Now that the UK has gotten its own Electron Beam Powder Bed Fusion (E-PBF) system manufacturer, it was time for the Royal Air Force (RAF) to get their hands on it. Wayland Additive’s Calibur3 metal 3D printer was purchased by No. 71 Inspection and Repair (IR) Squadron, part of Force A4, and installed at the Hilda B. Hewlett Center for Innovation at RAF Wittering in Cambridgeshire, United Kingdom.
3D printing with the RAF
The new facility includes 3D printing and scanning equipment that will allow the IR Group to 3D print aircraft spare parts on demand. Other machines at the site include a Nikon HTX 540 CT scanner, a RenAM 500 metal printer from Renishaw and a Stratasys Fortus 450 polymer printer. Overall, the squadron aims to be able to reproduce traditionally manufactured components for use as spare parts, which will naturally have to undergo extensive testing before they can be implemented.
“One day the Royal Air Force will be able to manufacture aircraft structural components at main operating bases, or even at deployed sites,” said Squadron Leader Allen Auchterlonie, Officer Commanding 71 Squadron. (IR). We will be able to save money, but more importantly, we won’t have to wait for spare parts to be delivered and we will be able to get planes fixed much faster. The opening of this facility is a milestone in this exciting journey.
Group Captain Nick Huntley, Commanding Officer of A4 Force Elements, says, “Additive manufacturing gives us enormous potential to repair and modify our aircraft faster than ever before. Introducing any new capability into the RAF is a serious undertaking and the team at No 71 Squadron approached it with professionalism and almost obsessive diligence. This is a real milestone; a real feat and I am proud that this project was led by Force A4.
The Calibur3 metallic electron beam 3D printer
The Calibur3 is state of the art when it comes to E-PBF, as there are very few manufacturers in this space other than GE, JEOL, Xi’an Sailong Metals and FreeMelt – and only JEOL and Wayland promise to overcome the drawbacks of GE’s Arcam machines. In the case of the Calibur3, Wayland’s NeuBeam process is able to neutralize charge buildup, eliminating the need for expensive gases, and heating only the area that is sintered, opening up the size and range of materials that can be printed. While the RAF’s purchase of the system may be, in part, a way to support local businesses, it is also a validation that the technology meets the standards of the British military body.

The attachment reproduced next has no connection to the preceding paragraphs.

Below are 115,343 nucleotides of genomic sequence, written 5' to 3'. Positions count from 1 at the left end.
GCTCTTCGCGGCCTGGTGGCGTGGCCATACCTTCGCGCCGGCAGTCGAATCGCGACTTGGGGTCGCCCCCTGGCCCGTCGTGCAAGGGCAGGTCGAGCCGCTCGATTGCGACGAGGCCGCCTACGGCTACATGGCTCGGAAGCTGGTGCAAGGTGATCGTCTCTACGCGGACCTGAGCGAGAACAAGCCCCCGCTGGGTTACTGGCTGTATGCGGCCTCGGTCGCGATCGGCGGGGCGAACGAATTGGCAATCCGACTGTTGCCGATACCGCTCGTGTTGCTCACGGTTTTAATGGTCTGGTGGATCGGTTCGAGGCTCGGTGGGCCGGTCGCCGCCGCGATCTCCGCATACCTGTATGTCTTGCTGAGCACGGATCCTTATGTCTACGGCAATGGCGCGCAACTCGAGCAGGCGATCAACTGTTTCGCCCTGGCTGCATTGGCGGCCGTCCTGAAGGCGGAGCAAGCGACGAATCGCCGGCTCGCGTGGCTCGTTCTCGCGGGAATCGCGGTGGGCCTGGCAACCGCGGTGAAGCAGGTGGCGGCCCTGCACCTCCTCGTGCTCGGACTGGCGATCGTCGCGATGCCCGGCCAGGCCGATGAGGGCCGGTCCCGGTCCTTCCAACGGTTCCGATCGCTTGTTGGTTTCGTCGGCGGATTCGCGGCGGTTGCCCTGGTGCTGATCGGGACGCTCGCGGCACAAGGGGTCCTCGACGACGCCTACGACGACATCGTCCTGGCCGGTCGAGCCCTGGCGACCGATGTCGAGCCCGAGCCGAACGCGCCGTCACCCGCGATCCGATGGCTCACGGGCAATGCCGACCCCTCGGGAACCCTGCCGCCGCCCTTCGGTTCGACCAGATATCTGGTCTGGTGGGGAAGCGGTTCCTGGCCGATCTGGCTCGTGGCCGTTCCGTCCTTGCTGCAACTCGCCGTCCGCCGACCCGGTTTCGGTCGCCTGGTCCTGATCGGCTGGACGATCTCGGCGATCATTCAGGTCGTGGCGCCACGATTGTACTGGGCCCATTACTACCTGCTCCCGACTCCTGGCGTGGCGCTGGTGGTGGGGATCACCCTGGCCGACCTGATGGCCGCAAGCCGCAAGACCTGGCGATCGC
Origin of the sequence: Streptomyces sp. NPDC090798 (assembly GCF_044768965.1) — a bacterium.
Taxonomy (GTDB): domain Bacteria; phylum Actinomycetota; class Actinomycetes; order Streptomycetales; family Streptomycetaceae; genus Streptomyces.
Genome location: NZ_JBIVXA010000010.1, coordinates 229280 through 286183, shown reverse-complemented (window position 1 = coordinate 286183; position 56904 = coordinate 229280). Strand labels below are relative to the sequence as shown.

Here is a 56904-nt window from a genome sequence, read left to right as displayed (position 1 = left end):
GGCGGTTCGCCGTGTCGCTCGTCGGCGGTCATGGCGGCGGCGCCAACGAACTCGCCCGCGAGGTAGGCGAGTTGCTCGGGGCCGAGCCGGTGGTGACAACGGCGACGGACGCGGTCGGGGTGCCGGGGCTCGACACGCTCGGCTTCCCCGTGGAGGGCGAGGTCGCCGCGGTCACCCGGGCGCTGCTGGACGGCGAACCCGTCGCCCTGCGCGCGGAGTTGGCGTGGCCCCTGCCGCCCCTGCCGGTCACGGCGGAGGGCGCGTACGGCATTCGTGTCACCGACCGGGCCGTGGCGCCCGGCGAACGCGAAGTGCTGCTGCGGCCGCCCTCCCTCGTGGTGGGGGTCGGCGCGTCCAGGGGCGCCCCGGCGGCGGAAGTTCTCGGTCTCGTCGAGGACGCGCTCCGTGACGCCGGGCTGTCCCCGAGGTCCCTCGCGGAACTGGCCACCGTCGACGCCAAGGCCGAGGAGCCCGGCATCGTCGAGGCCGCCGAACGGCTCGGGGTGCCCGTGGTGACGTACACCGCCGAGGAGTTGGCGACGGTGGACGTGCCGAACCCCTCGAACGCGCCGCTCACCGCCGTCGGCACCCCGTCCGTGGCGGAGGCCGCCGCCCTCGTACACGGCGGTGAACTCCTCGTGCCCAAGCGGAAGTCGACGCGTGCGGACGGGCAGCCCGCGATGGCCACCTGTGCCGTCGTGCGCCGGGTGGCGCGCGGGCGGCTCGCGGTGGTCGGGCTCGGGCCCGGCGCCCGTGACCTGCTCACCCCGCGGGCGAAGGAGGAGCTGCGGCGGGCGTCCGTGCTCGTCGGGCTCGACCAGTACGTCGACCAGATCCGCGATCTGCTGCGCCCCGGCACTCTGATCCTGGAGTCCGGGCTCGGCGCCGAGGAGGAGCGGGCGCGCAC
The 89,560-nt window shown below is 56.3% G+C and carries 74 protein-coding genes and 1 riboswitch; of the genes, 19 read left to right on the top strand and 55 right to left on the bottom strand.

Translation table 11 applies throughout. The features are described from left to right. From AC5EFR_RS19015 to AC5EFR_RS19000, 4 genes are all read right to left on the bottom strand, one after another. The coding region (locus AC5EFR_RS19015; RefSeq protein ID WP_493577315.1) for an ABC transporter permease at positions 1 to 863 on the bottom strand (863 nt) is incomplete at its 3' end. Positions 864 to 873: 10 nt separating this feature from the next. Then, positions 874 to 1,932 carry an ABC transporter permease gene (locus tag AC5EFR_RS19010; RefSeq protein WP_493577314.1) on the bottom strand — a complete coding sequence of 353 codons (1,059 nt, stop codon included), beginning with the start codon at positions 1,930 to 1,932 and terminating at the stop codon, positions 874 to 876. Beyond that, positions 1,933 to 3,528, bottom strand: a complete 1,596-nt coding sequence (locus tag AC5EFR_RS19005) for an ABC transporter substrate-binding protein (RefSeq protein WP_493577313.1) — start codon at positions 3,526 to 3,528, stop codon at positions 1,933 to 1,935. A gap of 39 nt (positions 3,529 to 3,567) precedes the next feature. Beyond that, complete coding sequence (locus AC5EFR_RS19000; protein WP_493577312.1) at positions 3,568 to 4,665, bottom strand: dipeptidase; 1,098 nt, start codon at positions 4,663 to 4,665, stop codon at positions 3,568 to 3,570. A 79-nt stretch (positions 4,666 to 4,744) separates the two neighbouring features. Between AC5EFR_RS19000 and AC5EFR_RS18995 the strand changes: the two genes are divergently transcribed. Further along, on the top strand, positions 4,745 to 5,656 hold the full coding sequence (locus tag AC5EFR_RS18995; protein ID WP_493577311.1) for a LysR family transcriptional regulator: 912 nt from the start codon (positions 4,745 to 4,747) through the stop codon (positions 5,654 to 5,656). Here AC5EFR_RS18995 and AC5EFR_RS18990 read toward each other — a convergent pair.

“The RAF could one day use metal AM to design and produce its own on-demand aircraft spares, which is a perfect fit with the characteristics of our technology,” said Wayland Additive Will Richardson. “We offer the ability to process a wider range of metallic materials allowing the production of lighter and stronger parts often used in aerospace applications as well as highly wear resistant parts. For the RAF, spare parts can be produced using the Calibur3 system in days, not months – eliminating the hassle of logistically difficult supply chains – at a much lower cost and without whether it is necessary to stock a range of ready-to-use spare parts.
The RAF’s use of 3D printing doesn’t seem as extensive, or at least as obvious, as other military bodies, in the UK and beyond. In the UK Armed Forces, the primary user of the technology appears to be the Royal Navy, while private entities such as BAE Systems use AM significantly. More recently, however, the UK government launched the TAMPA project, which is expected to expand the use of 3D printing within the Ministry of Defence. Additionally, TAMPA’s pursuit of 3D printed parts with NATO stock numbers means that the entire nation’s military will be able to access the parts catalog alongside other NATO allies.
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